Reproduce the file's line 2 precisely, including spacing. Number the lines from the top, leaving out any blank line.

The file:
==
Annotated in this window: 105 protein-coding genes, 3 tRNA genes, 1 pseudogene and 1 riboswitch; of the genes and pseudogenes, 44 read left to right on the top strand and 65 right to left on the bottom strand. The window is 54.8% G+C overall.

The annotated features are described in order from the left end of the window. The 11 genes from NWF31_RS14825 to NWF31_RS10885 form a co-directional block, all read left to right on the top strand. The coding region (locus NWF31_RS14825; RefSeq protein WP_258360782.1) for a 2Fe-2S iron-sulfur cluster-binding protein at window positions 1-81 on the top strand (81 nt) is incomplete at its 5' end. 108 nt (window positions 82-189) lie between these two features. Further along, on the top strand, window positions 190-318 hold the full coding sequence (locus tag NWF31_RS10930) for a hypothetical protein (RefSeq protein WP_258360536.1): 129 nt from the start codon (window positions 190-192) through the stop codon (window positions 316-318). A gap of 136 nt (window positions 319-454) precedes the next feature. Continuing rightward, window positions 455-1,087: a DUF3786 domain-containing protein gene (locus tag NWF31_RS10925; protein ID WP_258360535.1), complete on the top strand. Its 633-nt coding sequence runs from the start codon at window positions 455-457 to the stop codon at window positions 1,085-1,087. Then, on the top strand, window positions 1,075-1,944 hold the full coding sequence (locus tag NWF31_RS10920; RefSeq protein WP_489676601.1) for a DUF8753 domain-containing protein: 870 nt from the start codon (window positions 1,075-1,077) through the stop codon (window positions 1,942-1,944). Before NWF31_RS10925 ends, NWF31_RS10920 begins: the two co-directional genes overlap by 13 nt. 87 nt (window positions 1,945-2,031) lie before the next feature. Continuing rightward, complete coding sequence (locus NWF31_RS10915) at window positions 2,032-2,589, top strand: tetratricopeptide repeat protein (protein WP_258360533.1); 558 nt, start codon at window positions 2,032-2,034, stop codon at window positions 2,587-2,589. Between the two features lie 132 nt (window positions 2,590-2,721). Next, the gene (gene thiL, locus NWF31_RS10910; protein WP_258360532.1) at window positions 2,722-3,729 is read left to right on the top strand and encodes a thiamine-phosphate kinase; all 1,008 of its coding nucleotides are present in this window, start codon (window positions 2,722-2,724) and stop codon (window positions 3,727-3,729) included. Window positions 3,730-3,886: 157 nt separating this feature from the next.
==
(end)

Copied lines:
The annotated features are described in order from the left end of the window. The 11 genes from NWF31_RS14825 to NWF31_RS10885 form a co-directional block, all read left to right on the top strand. The coding region (locus NWF31_RS14825; RefSeq protein WP_258360782.1) for a 2Fe-2S iron-sulfur cluster-binding protein at window positions 1-81 on the top strand (81 nt) is incomplete at its 5' end. 108 nt (window positions 82-189) lie between these two features. Further along, on the top strand, window positions 190-318 hold the full coding sequence (locus tag NWF31_RS10930) for a hypothetical protein (RefSeq protein WP_258360536.1): 129 nt from the start codon (window positions 190-192) through the stop codon (window positions 316-318). A gap of 136 nt (window positions 319-454) precedes the next feature. Continuing rightward, window positions 455-1,087: a DUF3786 domain-containing protein gene (locus tag NWF31_RS10925; protein ID WP_258360535.1), complete on the top strand. Its 633-nt coding sequence runs from the start codon at window positions 455-457 to the stop codon at window positions 1,085-1,087. Then, on the top strand, window positions 1,075-1,944 hold the full coding sequence (locus tag NWF31_RS10920; RefSeq protein WP_489676601.1) for a DUF8753 domain-containing protein: 870 nt from the start codon (window positions 1,075-1,077) through the stop codon (window positions 1,942-1,944). Before NWF31_RS10925 ends, NWF31_RS10920 begins: the two co-directional genes overlap by 13 nt. 87 nt (window positions 1,945-2,031) lie before the next feature. Continuing rightward, complete coding sequence (locus NWF31_RS10915) at window positions 2,032-2,589, top strand: tetratricopeptide repeat protein (protein WP_258360533.1); 558 nt, start codon at window positions 2,032-2,034, stop codon at window positions 2,587-2,589. Between the two features lie 132 nt (window positions 2,590-2,721). Next, the gene (gene thiL, locus NWF31_RS10910; protein WP_258360532.1) at window positions 2,722-3,729 is read left to right on the top strand and encodes a thiamine-phosphate kinase; all 1,008 of its coding nucleotides are present in this window, start codon (window positions 2,722-2,724) and stop codon (window positions 3,727-3,729) included. Window positions 3,730-3,886: 157 nt separating this feature from the next.